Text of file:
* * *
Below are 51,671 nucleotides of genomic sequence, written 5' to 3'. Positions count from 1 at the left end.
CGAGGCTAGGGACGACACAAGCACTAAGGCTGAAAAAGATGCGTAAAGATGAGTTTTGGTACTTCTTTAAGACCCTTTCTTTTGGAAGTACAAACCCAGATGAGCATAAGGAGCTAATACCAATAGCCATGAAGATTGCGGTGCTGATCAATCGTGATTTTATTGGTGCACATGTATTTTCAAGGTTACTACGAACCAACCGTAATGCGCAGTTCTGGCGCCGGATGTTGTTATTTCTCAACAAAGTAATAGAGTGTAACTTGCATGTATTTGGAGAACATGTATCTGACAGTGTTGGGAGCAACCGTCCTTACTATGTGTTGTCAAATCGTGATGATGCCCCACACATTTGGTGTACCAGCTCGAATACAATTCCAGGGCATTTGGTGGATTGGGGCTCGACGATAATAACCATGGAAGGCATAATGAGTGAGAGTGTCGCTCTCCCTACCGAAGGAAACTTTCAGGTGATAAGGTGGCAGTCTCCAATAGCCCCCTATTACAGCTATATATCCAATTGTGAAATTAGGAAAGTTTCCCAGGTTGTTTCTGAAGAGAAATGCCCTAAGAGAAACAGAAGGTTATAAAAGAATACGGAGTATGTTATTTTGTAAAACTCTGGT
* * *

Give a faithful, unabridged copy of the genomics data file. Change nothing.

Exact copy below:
Below are 51,671 nucleotides of genomic sequence, written 5' to 3'. Positions count from 1 at the left end.
CGAGGCTAGGGACGACACAAGCACTAAGGCTGAAAAAGATGCGTAAAGATGAGTTTTGGTACTTCTTTAAGACCCTTTCTTTTGGAAGTACAAACCCAGATGAGCATAAGGAGCTAATACCAATAGCCATGAAGATTGCGGTGCTGATCAATCGTGATTTTATTGGTGCACATGTATTTTCAAGGTTACTACGAACCAACCGTAATGCGCAGTTCTGGCGCCGGATGTTGTTATTTCTCAACAAAGTAATAGAGTGTAACTTGCATGTATTTGGAGAACATGTATCTGACAGTGTTGGGAGCAACCGTCCTTACTATGTGTTGTCAAATCGTGATGATGCCCCACACATTTGGTGTACCAGCTCGAATACAATTCCAGGGCATTTGGTGGATTGGGGCTCGACGATAATAACCATGGAAGGCATAATGAGTGAGAGTGTCGCTCTCCCTACCGAAGGAAACTTTCAGGTGATAAGGTGGCAGTCTCCAATAGCCCCCTATTACAGCTATATATCCAATTGTGAAATTAGGAAAGTTTCCCAGGTTGTTTCTGAAGAGAAATGCCCTAAGAGAAACAGAAGGTTATAAAAGAATACGGAGTATGTTATTTTGTAAAACTCTGGT